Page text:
Oscar Wilde pressed flowers he found in the grounds of Reading Gaol to remind him of the pleasures of life beyond the jail walls. The result of a three-year residency at Europe’s only therapeutic prison, HMP Grendon, Edmund Clark’s ‘In Place of Hate’ draws inspiration from Wilde with a waist-high lightbox, the dimensions of a prison cell, scattered with pressed flowers. 1.98㎡ (2017) evokes a meadow where daisies, pansies and dandelions stir on a soft spring breeze; floral accompaniments to an idyll where the salt of the earth frolic. Left supine, these stunted flowers have become specimens, so we may trace the weakness of their veins and pick over their blemishes.

Since the 19th century the mugshot has been associated with criminality and is an enduring feature of modern justice systems. At HMP Grendon photography features as an important tool for rehabilitation, as well as a bureaucratic function to document prisoners. In group therapy, inmates are confronted with photographs of their victims and the scene of the offence. A former prison psychotherapist describes the reaction of inmates when confronted with these images as “unbearable” when “the horror of what they had done is mirrored back to the self”. Clark explores this reconciliation in My Shadow’s Reflection (2017). Grendon’s inmates and staff were asked to pose in front of a pinhole camera as they spoke about their past, present and future identities. The resulting long exposures smudge Grendon’s community into a series of murky auras.

The nebulous portraits offer richer representations than the precision of the traditional mugshot. One inmate remarked that his portrait gave him the appearance of being covered in mud, a layer to be scrubbed off so he could be reintroduced into society as “someone who is trusted”. In a darkened section of the gallery, the portraits are projected onto prison bed sheets next to sharp photographs of flower cuttings taken from Grendon’s grounds. Interpretations change and power dynamics shift; murderer, rapist or abuser cannot be attached to the men’s indistinct features, as they are blurred alongside the prison staff. Aligning prisoners with staff on the draped bed sheets implies anyone has the potential to be on either side of the prison perimeter. The focus afforded the plant cuttings shifts attention away from the pinhole portraits, forcing the prison community to recede. It is a literal interpretation but it is hard not to draw comparisons between these curtailed flowers and the victims of the prisoners’ crimes.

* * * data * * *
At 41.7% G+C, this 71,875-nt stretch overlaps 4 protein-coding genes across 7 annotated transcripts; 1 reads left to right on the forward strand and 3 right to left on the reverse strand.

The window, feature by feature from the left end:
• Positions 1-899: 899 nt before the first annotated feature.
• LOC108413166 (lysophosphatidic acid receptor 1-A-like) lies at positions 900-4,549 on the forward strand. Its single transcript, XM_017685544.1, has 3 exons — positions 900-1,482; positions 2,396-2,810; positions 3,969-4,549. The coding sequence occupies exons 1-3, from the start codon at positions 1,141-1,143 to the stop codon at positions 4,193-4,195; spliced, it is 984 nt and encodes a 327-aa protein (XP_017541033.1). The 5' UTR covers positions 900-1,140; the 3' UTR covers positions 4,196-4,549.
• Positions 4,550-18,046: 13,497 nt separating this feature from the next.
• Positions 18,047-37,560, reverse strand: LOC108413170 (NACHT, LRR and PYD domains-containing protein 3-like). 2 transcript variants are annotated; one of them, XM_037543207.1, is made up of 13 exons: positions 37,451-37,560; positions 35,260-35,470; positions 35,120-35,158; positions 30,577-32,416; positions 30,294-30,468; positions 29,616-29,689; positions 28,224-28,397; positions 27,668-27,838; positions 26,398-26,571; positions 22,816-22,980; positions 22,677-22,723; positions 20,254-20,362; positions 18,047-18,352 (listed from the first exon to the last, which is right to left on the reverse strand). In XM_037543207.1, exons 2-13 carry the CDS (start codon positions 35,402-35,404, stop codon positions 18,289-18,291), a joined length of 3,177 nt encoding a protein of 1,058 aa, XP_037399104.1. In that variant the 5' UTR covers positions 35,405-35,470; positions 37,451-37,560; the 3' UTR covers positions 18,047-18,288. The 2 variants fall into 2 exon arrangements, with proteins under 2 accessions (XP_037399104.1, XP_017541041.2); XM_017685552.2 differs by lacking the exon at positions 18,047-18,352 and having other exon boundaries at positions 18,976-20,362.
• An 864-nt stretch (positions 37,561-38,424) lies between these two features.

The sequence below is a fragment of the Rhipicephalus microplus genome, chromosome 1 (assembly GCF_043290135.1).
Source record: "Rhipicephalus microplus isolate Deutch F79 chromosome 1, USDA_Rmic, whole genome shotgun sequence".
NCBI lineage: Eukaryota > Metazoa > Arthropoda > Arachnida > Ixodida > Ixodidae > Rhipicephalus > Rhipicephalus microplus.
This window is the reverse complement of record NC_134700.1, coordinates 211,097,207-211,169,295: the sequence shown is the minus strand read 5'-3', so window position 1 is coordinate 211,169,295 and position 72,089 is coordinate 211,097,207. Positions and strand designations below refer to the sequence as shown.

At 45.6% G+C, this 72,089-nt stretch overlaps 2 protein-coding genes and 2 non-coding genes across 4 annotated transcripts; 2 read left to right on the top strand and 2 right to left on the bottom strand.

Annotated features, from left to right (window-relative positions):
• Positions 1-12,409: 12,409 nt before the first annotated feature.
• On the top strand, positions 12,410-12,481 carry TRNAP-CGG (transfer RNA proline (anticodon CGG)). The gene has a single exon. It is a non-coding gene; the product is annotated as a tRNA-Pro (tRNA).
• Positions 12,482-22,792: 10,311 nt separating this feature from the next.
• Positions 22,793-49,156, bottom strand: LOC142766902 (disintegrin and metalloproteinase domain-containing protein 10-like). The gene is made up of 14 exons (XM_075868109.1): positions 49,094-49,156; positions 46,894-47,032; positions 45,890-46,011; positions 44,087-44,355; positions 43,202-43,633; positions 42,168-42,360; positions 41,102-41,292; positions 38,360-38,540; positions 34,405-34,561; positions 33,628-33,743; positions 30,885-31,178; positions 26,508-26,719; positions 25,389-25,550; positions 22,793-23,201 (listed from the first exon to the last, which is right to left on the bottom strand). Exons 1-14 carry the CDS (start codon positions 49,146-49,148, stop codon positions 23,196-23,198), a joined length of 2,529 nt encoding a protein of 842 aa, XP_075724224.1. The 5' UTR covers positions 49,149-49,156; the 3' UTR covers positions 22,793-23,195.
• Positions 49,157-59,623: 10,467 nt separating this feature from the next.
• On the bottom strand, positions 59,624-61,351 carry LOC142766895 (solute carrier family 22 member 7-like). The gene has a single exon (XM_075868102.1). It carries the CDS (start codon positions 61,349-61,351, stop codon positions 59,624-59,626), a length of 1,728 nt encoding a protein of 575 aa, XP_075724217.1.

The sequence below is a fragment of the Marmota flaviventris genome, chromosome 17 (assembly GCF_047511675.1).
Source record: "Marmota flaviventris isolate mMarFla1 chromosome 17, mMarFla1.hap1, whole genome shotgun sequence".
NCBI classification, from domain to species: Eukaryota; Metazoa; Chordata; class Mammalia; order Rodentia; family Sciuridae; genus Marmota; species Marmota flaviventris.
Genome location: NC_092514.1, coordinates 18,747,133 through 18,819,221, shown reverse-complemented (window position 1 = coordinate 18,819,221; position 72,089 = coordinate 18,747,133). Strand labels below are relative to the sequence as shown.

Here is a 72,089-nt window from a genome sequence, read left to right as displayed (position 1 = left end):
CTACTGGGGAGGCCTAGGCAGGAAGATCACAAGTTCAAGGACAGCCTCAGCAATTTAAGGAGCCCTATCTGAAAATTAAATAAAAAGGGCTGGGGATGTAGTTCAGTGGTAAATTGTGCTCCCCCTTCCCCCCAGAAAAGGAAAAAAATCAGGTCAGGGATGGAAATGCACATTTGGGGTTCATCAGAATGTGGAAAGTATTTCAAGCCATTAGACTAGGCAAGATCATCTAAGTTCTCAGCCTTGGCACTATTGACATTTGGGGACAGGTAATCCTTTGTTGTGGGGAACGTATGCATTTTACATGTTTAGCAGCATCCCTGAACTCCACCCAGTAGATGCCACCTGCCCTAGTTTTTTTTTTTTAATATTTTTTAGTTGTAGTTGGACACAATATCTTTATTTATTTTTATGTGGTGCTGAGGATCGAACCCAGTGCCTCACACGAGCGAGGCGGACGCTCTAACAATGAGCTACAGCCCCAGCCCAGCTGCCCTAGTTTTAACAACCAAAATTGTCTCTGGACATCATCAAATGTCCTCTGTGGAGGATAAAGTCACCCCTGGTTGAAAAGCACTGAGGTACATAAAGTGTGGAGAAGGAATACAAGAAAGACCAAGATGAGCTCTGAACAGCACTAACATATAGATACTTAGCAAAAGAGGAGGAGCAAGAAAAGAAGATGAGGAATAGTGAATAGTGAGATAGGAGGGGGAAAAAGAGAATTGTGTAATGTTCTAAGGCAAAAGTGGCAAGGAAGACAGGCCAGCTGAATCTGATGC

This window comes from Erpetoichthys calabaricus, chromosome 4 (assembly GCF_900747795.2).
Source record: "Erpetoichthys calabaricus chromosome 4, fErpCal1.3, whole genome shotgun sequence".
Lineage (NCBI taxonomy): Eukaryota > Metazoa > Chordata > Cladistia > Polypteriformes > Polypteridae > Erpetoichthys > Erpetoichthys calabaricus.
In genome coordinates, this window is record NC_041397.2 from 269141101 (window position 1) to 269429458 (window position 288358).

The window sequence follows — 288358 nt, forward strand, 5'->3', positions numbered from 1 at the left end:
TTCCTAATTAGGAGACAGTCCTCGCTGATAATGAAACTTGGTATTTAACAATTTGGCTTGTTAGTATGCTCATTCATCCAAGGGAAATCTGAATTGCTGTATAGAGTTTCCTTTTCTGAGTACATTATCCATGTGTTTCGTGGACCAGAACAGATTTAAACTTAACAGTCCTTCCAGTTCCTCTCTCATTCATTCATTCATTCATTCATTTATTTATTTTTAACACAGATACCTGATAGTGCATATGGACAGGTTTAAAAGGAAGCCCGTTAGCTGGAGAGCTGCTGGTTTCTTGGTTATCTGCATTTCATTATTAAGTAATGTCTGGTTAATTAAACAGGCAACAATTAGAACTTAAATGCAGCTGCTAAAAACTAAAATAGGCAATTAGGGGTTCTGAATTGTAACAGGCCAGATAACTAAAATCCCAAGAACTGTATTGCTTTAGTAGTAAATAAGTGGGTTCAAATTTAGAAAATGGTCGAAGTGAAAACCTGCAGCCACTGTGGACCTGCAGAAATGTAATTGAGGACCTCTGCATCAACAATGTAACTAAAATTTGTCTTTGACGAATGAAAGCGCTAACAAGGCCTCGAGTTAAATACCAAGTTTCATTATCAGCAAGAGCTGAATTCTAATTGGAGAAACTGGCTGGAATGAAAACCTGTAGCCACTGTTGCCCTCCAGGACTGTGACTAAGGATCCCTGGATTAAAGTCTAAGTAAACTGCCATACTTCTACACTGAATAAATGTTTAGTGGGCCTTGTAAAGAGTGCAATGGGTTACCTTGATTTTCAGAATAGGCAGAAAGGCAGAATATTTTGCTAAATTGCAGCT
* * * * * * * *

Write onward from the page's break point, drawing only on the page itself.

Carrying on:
These ghostly shrouds are disrupted by the only brightly-lit space in the exhibition, where chairs from the prison are arranged in a circle for group therapy. On three of the chairs TV monitors play a performance of the Greek tragedy The Oresteia which Clark orchestrated. The play was chosen for its parallels to the psychodramas staged at Grendon in which staff act as perpetrator, onlooker and victim for the men to identify with. A powerful therapeutic aid, psychodrama is used to re-enact scenes from the lives of the inmates, to highlight connections between their histories and their crimes. Often the men identify as victim and perpetrator, a complex chain of identities flattened by a criminal act. Clark’s Oresteia (2017) gives dimensions to these complicated characters by revealing them as individuals struggling to make sense of their lives.

Given the nature of the crimes, the compassion afforded Grendon’s inmates in ‘In Place of Hate’ could be seen as controversial. Yet reoffending rates are significantly lower than a conventional prison because of the commitment to rehabilitation by both prisoners and staff. Through Oresteia, Clark is making the case that unravelling the shadowy side of the psyche is important for the wellbeing of society as a whole. Indeed, there is an assertion flowing through ‘In Place of Hate’ that life inside and outside the cell walls is not the binary Wilde felt when he pressed flowers to hold onto life beyond jail. This proposition is at odds with a culture that believes removing criminals from the context of society is a just atonement for crime. ‘In Place of Hate’ challenges perceptions of criminal justice and is refreshingly utopian in its call for understanding.